Content starts here

In Eviction Dispute, It's David 1, Goliath 0

Rafael Lee is 82, it's true. But the New Yorker's energy and attitude revealed itself when he hired a lawyer to protest a law firm's attempt to evict him from his rent-controlled apartment - and won.


Turns out that Lee (or his lawyer, James Fishman) may have known more about federal debt collection law than the landlord's law firm, Kucker & Bruh, which, somewhat ironically, specializes in ... debt collection.

First-year law students (I teach 'em) learn on their first day of orientation that a good lawyer always checks the client's claims for accuracy, researches the relevant law, treats opponents fairly, and refrains from bringing frivolous claims.

Kucker & Bruh, which represented Mall Properties, Inc., apparently accepted its client's assertion that Lee, who'd lived in the apartment for 48 years, owed $1,125 in back rent . But as it turns out, Lee, as a low-income individual age 62 or older, was entitled to a Senior Citizen Rent Exemption. Because his apartment in Upper Manhattan was rent-controlled, under New York law the landlord received a real estate tax credit to pay for a portion of the rent, leaving Lee responsible for just over half of the $790 monthly total.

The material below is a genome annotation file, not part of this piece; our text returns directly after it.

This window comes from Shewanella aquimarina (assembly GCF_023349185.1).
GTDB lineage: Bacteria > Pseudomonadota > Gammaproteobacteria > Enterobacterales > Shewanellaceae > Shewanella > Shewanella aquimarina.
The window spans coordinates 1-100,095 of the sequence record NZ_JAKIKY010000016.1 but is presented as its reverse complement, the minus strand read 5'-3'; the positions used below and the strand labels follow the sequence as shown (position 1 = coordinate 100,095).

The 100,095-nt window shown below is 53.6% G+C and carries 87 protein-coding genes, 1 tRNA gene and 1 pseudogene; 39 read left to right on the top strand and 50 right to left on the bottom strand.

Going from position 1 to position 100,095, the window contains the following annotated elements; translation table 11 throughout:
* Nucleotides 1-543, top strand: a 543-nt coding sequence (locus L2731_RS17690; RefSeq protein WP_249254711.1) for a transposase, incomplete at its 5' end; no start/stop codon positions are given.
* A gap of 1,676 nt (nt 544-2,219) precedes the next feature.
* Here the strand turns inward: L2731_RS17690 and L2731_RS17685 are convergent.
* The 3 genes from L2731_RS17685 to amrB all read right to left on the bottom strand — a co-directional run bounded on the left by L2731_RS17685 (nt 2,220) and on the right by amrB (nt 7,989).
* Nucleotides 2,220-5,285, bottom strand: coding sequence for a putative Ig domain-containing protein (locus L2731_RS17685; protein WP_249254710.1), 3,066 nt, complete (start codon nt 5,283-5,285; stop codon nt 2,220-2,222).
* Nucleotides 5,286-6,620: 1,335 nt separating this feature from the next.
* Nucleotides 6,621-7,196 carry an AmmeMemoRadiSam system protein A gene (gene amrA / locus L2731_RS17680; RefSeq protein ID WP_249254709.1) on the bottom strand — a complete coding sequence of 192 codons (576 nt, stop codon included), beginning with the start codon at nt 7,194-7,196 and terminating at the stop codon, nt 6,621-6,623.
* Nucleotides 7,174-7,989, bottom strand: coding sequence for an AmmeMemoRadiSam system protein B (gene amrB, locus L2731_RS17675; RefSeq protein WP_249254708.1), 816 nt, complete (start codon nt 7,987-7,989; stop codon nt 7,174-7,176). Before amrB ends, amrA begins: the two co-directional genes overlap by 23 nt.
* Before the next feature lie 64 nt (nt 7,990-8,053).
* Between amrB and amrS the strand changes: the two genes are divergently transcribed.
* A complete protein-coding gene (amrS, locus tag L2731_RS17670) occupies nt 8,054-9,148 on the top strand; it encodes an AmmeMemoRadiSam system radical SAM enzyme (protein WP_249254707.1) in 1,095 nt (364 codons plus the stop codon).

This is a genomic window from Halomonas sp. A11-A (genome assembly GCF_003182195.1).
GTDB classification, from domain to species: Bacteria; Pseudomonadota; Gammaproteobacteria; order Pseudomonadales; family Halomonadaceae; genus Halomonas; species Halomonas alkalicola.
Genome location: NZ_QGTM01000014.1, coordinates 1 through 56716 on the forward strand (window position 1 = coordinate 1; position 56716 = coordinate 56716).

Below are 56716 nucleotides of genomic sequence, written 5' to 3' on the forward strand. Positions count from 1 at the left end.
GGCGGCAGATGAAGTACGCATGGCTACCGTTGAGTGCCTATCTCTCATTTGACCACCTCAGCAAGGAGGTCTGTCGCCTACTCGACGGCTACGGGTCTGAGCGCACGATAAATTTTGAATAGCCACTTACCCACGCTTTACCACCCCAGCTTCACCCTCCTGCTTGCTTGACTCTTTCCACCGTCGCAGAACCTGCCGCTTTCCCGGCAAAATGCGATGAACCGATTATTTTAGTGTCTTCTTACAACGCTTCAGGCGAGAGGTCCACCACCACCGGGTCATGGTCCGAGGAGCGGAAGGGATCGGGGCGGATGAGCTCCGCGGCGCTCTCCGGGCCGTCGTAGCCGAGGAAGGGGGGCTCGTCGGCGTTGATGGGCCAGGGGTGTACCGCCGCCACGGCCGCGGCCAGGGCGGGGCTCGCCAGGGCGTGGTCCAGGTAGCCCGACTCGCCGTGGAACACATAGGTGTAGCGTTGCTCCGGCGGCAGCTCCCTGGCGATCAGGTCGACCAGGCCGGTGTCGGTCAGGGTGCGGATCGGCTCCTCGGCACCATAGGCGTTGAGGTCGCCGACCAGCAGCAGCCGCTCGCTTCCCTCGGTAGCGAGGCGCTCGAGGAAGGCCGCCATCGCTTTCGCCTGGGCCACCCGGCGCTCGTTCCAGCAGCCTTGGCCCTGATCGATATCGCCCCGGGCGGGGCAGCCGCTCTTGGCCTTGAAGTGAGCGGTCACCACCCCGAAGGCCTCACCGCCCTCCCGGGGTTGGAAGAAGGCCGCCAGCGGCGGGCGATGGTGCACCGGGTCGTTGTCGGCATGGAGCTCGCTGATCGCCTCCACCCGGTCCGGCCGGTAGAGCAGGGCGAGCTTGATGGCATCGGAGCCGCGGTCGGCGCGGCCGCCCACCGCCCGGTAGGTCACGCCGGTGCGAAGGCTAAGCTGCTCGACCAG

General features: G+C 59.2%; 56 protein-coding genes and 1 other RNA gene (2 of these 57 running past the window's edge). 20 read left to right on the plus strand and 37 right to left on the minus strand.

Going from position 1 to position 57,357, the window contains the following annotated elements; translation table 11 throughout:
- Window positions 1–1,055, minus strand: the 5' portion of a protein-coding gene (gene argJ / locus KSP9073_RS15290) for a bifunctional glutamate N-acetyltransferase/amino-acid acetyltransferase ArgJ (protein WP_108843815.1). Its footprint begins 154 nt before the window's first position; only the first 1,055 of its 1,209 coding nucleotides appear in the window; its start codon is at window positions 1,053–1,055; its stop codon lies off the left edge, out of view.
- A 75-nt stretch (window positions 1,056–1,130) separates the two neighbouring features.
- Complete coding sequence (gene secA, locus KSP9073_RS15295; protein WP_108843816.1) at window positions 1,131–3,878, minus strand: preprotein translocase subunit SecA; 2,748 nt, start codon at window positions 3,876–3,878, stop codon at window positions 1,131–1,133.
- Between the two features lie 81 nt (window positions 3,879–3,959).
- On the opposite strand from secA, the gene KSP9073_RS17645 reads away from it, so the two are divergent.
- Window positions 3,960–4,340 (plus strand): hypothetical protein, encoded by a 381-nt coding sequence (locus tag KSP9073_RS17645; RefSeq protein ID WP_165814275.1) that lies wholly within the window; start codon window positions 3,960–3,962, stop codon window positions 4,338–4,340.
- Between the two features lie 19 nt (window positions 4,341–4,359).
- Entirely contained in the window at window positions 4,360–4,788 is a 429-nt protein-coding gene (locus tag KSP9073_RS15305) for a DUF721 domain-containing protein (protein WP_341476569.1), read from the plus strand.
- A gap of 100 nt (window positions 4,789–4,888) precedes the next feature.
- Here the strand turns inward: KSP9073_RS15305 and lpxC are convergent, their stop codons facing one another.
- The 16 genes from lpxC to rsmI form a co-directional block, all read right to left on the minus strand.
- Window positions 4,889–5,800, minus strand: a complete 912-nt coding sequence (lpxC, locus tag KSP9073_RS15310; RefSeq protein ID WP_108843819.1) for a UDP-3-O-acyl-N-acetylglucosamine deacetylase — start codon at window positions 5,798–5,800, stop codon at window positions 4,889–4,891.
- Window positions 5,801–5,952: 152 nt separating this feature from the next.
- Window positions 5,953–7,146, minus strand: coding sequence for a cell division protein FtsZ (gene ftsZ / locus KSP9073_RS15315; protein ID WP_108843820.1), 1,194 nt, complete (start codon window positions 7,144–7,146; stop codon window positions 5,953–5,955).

Kucker admitted its error immediately and stopped the eviction proceedings. But Lee wasn't satisfied. Through his lawyer, he sued for money damages (for the anxiety that he said he suffered) under the federal Fair Debt Collection Practices Act, which holds debt collectors strictly accountable for errors.

The end result? Lee got $22,000 for his trouble. Fishman, as Mr. Lee's lawyer, got $108,000 for his work on the case. And Kucker & Bruh got a reprimand from Judge Lorna Schofield, who wrote, "The absence of any procedures to avoid discoverable errors clearly [was] insufficient."

Score one for David.


Photo: Asaavedra32 via Wikipedia


Also of Interest


See the  AARP home page for deals, savings tips, trivia and more


Search AARP Blogs